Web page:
From the comments: Kinship networks and U.S. politicians

So kinship necessarily expands the utility and probability of shared interests measurably, a path of study likely threatening to politicians … It might be fun to see a kinship matrix for current U.S. politicians ..?

This is from the always interesting Jack Curtis.

“Blood is Thicker Than Water: Elite Kinship Networks and State Building in Imperial China”

A long tradition in social sciences scholarship has established that kinship-based institutions undermine state building. I argue that kinship networks, when geographically dispersed, cross-cut local cleavages and align the incentives of self-interested elites in favor of building a strong state, which generates scale economies in providing protection and justice throughout a large territory. I evaluate this argument by examining elite preferences related to a state-building reform in 11th century China. I map politicians’ kinship networks using their tomb epitaphs and collect data on their political allegiances from archival materials. Statistical analysis demonstrates that a politician’s support for state building increases with the geographic size of his kinship network, controlling for a number of individual, family, and regional characteristics. My findings highlight the importance of elite social structure in facilitating state development and help understand state building in China – a useful, yet understudied, counterpoint to the Euro-centric literature.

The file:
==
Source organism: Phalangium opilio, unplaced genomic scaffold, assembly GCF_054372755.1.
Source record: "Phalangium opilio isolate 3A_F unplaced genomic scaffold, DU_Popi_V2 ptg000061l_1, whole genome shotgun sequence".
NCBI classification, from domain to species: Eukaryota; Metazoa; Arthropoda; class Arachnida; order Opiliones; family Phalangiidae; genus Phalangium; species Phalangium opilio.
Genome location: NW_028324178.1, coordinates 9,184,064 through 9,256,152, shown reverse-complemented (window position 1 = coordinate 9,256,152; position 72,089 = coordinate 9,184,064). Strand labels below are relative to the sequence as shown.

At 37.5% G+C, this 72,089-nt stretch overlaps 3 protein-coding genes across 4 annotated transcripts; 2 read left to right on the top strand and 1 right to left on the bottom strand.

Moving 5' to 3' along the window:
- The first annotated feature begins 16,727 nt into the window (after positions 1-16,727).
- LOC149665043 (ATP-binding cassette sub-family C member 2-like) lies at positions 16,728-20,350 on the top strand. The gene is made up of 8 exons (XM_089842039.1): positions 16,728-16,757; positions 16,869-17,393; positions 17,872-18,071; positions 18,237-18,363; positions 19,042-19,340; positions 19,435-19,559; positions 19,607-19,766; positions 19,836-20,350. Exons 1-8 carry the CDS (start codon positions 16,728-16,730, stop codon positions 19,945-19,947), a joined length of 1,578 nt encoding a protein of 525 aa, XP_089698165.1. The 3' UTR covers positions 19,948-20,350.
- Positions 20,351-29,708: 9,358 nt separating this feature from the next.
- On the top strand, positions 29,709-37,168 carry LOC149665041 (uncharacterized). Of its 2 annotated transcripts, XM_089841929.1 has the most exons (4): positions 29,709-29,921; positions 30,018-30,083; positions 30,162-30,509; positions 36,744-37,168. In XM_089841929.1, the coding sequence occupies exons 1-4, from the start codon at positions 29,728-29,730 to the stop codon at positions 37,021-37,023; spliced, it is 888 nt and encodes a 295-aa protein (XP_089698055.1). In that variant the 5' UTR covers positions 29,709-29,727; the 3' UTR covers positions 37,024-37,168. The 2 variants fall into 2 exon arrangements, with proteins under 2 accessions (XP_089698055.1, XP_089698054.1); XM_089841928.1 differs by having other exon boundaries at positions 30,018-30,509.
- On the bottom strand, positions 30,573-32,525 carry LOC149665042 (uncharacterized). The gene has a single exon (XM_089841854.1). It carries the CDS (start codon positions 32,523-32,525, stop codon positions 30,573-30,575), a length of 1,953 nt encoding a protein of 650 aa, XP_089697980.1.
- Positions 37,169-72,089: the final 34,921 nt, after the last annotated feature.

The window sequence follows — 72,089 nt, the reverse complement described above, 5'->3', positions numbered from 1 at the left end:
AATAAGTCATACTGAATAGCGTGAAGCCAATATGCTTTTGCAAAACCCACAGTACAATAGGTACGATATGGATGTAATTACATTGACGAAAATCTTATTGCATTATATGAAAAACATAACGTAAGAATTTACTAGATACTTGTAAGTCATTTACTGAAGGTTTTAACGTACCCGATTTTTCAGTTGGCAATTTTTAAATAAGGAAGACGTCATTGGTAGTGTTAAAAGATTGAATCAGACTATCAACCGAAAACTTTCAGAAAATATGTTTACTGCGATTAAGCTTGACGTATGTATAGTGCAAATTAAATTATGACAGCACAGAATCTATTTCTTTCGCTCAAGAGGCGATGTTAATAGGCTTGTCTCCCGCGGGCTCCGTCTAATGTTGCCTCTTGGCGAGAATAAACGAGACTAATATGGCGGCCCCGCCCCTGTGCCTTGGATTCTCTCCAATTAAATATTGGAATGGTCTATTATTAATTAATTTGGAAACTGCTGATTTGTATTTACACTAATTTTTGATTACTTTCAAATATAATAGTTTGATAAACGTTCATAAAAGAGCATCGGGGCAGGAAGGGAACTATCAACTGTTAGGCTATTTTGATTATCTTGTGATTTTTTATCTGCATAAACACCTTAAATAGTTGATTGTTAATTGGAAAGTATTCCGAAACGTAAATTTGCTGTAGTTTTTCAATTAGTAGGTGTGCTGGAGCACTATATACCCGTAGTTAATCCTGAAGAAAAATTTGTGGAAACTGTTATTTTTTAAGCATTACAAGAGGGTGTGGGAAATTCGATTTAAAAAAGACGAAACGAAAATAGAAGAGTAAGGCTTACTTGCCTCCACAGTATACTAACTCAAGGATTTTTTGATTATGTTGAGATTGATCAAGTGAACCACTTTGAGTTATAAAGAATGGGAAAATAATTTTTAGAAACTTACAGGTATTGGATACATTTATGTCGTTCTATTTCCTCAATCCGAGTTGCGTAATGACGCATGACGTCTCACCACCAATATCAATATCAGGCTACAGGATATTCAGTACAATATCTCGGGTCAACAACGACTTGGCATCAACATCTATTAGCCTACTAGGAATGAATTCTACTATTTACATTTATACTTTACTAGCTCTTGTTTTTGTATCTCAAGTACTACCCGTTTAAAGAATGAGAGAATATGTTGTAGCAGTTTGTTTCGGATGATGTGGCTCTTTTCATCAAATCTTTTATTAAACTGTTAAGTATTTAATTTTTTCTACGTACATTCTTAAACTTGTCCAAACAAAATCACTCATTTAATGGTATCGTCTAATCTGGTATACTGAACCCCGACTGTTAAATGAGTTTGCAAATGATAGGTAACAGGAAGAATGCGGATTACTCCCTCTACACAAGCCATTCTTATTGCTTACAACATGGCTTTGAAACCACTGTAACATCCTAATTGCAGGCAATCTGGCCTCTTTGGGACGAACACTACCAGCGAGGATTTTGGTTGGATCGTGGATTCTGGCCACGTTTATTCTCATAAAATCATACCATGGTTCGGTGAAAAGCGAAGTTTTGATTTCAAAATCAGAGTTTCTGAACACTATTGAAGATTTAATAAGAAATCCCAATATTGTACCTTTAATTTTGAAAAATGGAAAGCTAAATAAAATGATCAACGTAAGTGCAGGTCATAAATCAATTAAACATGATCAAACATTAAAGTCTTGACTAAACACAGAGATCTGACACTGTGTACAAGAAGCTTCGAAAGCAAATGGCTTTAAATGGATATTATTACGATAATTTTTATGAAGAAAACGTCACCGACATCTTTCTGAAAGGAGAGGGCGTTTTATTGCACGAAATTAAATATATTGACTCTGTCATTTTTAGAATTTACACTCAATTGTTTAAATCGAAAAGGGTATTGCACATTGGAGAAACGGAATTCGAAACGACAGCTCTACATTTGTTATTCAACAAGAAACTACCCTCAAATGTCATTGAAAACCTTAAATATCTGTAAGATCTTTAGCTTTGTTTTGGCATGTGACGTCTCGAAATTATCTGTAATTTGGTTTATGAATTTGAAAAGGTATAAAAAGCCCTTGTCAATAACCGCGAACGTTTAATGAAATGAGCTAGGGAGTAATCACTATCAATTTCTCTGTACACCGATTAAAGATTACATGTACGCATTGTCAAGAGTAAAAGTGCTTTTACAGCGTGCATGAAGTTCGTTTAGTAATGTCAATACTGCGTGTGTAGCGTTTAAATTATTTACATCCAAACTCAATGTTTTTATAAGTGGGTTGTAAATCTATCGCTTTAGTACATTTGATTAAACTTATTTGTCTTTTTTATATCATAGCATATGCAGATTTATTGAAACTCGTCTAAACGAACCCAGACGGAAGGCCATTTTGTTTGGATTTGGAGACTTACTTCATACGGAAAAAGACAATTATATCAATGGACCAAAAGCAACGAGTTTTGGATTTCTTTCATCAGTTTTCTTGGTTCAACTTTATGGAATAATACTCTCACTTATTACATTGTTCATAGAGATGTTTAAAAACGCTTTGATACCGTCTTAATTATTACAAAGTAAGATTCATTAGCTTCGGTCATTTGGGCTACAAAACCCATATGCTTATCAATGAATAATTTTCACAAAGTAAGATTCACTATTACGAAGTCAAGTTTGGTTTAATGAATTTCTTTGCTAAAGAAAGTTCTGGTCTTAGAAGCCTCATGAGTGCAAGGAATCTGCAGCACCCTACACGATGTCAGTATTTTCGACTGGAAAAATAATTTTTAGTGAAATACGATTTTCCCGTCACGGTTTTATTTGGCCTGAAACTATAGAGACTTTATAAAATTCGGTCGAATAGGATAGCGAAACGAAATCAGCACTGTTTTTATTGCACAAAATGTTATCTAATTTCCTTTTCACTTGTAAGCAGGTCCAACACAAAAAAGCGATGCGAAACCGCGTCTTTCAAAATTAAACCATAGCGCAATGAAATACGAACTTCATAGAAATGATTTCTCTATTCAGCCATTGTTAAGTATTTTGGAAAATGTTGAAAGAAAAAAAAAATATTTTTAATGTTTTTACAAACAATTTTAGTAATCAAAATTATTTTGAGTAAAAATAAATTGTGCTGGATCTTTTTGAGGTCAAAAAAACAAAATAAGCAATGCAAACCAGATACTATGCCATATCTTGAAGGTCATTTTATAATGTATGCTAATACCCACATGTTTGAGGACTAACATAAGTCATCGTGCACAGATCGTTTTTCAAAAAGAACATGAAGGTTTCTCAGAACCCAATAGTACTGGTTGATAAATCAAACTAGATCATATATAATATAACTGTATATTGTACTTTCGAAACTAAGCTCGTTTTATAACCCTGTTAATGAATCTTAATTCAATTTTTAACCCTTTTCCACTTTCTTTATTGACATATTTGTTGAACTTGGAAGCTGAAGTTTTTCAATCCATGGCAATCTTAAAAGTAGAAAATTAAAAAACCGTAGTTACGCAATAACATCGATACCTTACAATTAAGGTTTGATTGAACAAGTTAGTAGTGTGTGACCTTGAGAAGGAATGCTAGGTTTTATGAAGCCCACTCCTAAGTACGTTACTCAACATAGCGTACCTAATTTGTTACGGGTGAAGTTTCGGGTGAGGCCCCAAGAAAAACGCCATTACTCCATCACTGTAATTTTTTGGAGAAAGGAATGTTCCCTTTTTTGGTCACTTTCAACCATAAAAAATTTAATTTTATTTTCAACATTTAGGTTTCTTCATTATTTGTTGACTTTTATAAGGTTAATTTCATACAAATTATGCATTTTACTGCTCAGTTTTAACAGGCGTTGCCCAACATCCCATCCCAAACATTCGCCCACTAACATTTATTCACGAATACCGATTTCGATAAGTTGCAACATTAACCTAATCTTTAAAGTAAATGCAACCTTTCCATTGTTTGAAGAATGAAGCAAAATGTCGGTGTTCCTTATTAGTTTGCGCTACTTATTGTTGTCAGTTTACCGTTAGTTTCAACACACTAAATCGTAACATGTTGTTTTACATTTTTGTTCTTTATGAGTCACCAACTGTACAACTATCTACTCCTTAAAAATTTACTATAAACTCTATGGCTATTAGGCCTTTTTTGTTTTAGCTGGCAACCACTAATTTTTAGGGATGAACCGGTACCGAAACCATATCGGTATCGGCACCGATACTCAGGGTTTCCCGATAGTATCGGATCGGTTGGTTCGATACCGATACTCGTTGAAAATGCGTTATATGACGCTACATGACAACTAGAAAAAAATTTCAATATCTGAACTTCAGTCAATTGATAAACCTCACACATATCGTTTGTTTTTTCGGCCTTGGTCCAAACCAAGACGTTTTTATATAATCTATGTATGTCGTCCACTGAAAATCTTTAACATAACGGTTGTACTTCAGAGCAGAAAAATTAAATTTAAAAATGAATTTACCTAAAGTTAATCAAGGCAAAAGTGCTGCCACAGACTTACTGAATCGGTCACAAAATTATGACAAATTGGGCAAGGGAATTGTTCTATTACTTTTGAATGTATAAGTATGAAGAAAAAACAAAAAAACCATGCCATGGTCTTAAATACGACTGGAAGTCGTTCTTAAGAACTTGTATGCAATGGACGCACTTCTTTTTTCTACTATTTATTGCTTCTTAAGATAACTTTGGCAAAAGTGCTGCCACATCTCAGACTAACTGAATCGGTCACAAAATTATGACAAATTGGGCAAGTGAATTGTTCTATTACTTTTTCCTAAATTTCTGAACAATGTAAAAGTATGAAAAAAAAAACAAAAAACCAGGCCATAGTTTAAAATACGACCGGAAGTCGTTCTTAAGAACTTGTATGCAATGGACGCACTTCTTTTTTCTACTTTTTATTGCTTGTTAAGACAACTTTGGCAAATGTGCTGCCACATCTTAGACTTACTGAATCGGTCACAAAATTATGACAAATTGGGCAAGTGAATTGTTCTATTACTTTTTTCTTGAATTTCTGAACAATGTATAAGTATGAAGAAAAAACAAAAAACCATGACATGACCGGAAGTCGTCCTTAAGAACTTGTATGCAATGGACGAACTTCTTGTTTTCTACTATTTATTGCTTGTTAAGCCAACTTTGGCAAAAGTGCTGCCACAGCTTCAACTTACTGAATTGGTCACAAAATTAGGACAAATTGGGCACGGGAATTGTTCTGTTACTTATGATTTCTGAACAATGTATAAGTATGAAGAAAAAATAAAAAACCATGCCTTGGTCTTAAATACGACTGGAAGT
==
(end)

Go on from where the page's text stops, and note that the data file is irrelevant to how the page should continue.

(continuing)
Read the whole thing (pdf).

“Federations, coalitions, and risk diversification”

[…] while we recognize that issues of participation in a coalition involve complex factors, there has been little discussion in the literature from a risk-sharing perspective. It is well-known in financial economics that the pooling of resources and the spreading of risk allows investors to realize a rate of return that approaches the expected rate. We take this to be a natural motive for federation formation among a group of regions. Indeed, the existence of an ancient state in China (the example given in the next section) supports our intuition. It appears that floods, droughts and the ability of a centralized authority to diversify risk paved the way for the unification of China as early as 2000 years ago. Thus, our approach is not empirically irrelevant.

Click the “pdf” tab on the right-hand side, not the “buy PDF” tab.

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